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Hardy's uncertainty principle states that a real function $f$ and its Fourier transform $\widehat{f}$ may not both decay faster at infinity than the standard Gaussian $e^{-\pi t^2}$, unless $f = 0$. In a sense, $e^{- \pi t^2}$ is the closest a non-zero function can come to having both $f$ and $\widehat{f}$ almost compactly supported.

Restrict now to Schwartz functions normalized by $f(0) = \widehat{f}(0) = 1$. The standard Gaussian $e^{-\pi t^2}$ is the unique Gaussian function respecting this normalization, and it is self-dual with the optimal asymptotic decay, which is asymptotically much faster than $t^{-A}$ for any $A$. However, for $A > 10$ say, this Gaussian is not everywhere dominated by $t^{-A}$.

Question. Is there an upper bound on the values $A > 0$ for which there exists a Schwartz function $f$ having $f(0) = \widehat{f}(0) = 1$ and $|f(t)|,|\widehat{f}(t)| < t^{-A}$ for all $t \in \mathbb{R}$?

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Using compactness arguments one can show that such an $A$ exists, although this argument does not make it easy to extract an effective value for $A$ (but presumably one of the real variable proofs of the Hardy uncertainty principle, such as the one in this blog post of mine, could be modified for this purpose).

The key lemma is:

Lemma If $I,J$ are intervals, and $f$ is a Schwartz function with $\hat f$ supported on $I$, then $\| f \|_{L^\infty({\mathbb R})} \leq C_{I,J} \| f \|_{L^\infty({\mathbb R} \backslash J)}$ for some constant $C_{I,J}$ depending only on $J$.

Proof: We can normalise $\| f \|_{L^\infty({\mathbb R})} = 1$. If the claim failed, then we can find a sequence $f_n$ in the unit sphere of $L^\infty({\mathbb R})$ with Fourier transform supported in $I$ which goes to zero in $L^\infty({\mathbb R} \backslash J)$. We can extract a weak (tempered distributional) limit $f$ which then vanishes almost everywhere on ${\mathbb R} \backslash J$; because all the $f_n$ have uniformly compactly supported Fourier transforms, one can upgrade weak convergence to local uniform convergence and so $f$ is not identically zero. But then $f$ and its Fourier transform are both compactly supported, contradicting the uncertainty principle. $\Box$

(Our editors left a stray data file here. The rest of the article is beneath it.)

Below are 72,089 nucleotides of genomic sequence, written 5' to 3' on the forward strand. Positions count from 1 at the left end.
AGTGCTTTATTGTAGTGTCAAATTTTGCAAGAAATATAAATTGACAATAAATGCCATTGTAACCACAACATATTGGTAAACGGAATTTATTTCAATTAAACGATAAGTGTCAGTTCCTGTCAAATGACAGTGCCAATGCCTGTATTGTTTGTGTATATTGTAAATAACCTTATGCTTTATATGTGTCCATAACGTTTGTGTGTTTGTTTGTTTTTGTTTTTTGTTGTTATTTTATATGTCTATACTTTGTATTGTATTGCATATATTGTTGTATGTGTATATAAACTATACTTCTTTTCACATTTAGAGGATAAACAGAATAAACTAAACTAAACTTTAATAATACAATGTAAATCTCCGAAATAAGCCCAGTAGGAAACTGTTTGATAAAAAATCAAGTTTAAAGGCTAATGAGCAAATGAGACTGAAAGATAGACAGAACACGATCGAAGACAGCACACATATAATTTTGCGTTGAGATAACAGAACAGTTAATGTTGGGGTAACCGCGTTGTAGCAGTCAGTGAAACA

(In fact this argument shows the stronger assertion $\|f\|_{L^\infty(J)} \leq C_{I,J,J'} \|f\|_{L^\infty(J')}$ for any compact intervals $I,J,J'$.)

Returning to your problem, if you truncate $f$ to $[-2,2]$ by a suitable smooth cutoff then the resulting truncated function $g$ has a Fourier transform that is exponentially small in $A$ outside of $[-2,2]$, hence by the above lemma is exponentially small in $A$ on all of ${\mathbb R}$. By the Fourier inversion formula we conclude that $\hat f(0)$ is also exponentially small in $A$, giving a contradiction for $A$ large enough.

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  • $\begingroup$ Thanks much, this is extremely helpful! I realized after your answer that what I really wanted to know was a weaker variant: Under $f(0) = \hat{f}(0) = 1$, can it happen that both $f$ and $\hat{f}$ are almost supported on $[-1,1]$, in the sense that the $L^1(\mathbb{R} \setminus [-1,1])$-norms of $f, \hat{f}$ are arbitrarily small? A counterexample to the first question would have had this property, but the constraint of uniform decay is extremely restrictive, as the answer explains. Could it be said right away if there is an UP for Fourier pairs almost supported on $[-1,1]$ in this sense? $\endgroup$ – Vesselin Dimitrov Nov 16 '16 at 11:12
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    $\begingroup$ I think basically the same compactness argument applies to exclude this scenario also. $\endgroup$ – Terry Tao Nov 16 '16 at 17:42
  • $\begingroup$ I see. Thank you, I'll reflect on this more carefully. $\endgroup$ – Vesselin Dimitrov Nov 16 '16 at 18:51

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